Hird’s characters may have tongues sharp enough to cut themselves on, but they’re only sometimes wide enough to escape the situations that overtake them. She snatches you straight into what you think is their world, and by the end of each story something shocking will have twisted that world out of recognition. This shocking element is by no means always an act of violence. In ‘There is a Light That Never Goes Out’, you follow a woman’s frightening journey across the city on foot back to her husband at their flat. Vulnerable to all sorts of predation, she eventually makes it home. What is then revealed is startling and full of pathos.

In ‘Reanimation’, the final sentence, “We go for another ice cream on the way home” gives no clue as to what the good dad treating his little girl on a day out has recently been licking, or where. This theme of the demolished daddy occurs in grimmer guise in ‘Meat’, in which a lamb, and innocence, are taken to an unlikely slaughter. The lamb’s death is played out in a ghastly, protracted sequence that has the boy who is left to kill it thinking, “This time last week, everything was fine. The lamb was probably scampering round a field, chewing grass and doing whatever it is lambs do. I was doing whatever it was I used to do, thinking I would live for ever. Now look at the pair of us.”

Letters from the Great Wall
by Jenni Daiches
pp212 ISBN 1905222513


Just as many young Germans are reputed to know nothing of Hitler, so many Chinese under the age of 30 are said to be unaware of the significance of Tiananmen Square in their country’s recent history. While the spectacular protests and their crushing have come to symbolise a vast people’s yearning for democracy, the truth was as usual far more complex. The death toll, for example, is various, given at anything from 23 (by the Chinese Communist Party) to 2,300 (by the Chinese Red Cross). Even the motivation for the protests was confused; in one corner were students who considered the regime corrupt and the current wave of reforms inadequate, while in the other corner were many labourers who had been enjoying relatively good times and saw the reforms as a threat.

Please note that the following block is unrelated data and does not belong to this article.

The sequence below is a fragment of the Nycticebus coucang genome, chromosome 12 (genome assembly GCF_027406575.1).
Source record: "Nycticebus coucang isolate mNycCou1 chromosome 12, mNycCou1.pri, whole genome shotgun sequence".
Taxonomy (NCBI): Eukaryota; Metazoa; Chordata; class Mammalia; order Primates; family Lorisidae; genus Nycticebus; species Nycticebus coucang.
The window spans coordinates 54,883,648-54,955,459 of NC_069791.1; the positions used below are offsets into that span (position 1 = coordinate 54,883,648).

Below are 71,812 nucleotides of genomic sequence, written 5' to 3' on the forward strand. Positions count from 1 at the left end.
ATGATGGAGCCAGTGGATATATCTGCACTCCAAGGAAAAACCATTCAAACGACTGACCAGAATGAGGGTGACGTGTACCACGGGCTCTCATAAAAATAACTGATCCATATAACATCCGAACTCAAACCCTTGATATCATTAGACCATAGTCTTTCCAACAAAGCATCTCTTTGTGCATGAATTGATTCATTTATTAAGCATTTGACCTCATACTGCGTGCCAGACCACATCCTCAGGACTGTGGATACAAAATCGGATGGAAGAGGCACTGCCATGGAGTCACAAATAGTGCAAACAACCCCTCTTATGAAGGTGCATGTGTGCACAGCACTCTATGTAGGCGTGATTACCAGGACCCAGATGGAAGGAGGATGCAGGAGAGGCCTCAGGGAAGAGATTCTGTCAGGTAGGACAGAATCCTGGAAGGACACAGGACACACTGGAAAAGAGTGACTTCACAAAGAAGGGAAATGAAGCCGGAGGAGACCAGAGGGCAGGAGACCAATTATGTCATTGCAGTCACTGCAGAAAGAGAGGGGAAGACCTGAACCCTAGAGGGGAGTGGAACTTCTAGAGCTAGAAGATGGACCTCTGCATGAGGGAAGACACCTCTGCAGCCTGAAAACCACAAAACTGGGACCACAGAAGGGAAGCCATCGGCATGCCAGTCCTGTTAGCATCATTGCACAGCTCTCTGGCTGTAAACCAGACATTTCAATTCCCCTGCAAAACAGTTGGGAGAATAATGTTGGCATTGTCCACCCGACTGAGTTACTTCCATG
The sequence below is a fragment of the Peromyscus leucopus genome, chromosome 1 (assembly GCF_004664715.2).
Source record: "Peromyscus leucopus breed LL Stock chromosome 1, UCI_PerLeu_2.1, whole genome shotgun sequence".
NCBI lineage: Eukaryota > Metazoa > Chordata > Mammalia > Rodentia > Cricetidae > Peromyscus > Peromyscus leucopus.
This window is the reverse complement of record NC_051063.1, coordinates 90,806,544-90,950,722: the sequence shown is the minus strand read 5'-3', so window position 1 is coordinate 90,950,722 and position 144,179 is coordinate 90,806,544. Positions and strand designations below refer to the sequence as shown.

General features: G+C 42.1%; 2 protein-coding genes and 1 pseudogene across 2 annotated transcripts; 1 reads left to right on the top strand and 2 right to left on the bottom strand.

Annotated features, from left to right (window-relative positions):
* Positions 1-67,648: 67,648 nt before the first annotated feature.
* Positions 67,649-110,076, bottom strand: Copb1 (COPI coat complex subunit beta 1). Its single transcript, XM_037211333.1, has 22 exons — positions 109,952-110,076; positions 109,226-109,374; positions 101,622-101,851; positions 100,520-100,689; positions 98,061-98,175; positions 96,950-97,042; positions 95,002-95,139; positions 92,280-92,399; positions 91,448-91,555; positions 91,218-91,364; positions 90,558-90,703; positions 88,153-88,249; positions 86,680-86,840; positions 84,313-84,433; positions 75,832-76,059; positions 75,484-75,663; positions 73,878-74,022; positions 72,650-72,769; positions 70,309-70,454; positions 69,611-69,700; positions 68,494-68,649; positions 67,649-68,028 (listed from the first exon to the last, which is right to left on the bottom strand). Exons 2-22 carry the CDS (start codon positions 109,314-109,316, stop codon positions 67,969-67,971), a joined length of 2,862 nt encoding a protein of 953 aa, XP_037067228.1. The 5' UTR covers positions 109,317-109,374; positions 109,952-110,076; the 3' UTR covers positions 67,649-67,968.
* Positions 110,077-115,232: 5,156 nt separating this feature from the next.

What few would dispute, however, is that the demonstrations/protests/ rebellions or whatever were directed predominantly by youth clamouring for self determination against oppressive old men.

Into this frame steps a (fictional) Scottish lecturer in literature, a young woman bent on escape from another regime of men who, if not all old, still represent the manifold varieties of male deceit and oppression.

Jenni Daiches (aka Calder) has for many years held a succession of well-respected positions with the Museum of Scotland, editing and writing books on Scottish history and literature. Letters from the Great Wall is something different: a novel of self-discovery and liberation. Her heroine is Eleanor, a first-class honours graduate now lecturing in English at Edinburgh University. Eleanor is the product of a stultifying male-ruled home in Linlithgow who has allowed herself to be cornered by Roy, a university anthropologist hungry for academic success, a pliant wife and babies. Eleanor is gradually suffocating. As Roy and her parents pile the pressure on her to wed and procreate, she suddenly decamps to China, giving a few lectures for cash but then touring the major sites, while subjecting her nearest and dearest back home to cold scrutiny. In the meanwhile, disaffection is brewing, and when she returns to Beijing she is just in time for the tragedy of Tiananmen Square.

As she moves around China, Eleanor sends (in her mind, or to some unspecified recipient) a series of letters describing China and pondering her reasons for fleeing Edinburgh. Thus, much of the novel is a description of her life in Scotland, and very depressing it sounds too. Eleanor herself seems lifeless at times, and is not wholly convincing; supposedly thirty-three, she feels middle-aged throughout, able for instance to refer to “youngsters necking” in the park. Her putative husband Roy is so tedious that one can’t imagine why she shacked up with him in the first place, or why she has the slightest compunction about cutting loose. Western men as a breed
come off very badly. Her father is a tyrant of the quiet sort, a dead hand of conformity. Her brother is a careerist going the same way. In China she is assaulted by a Pole, used by a cool Canadian, and robbed by an Englishman. Back home, the only man she ever loved is heavily differentiated: not a real Scot but a semi-man, an effete, bisexual Jewish restaurateur – and he deceives her too. By contrast, the one woman she gets to know in China is Dutch, big-boned and determined, making her own forceful way through life. Most of these are two-dimensional figures, and Eleanor’s attitude to them just a string of resentments. Only the Chi-nese men – a returned democracy activist, and a doctor-poet – are sympathetic. Men, says Eleanor, are basically irrelevant to her self-knowledge.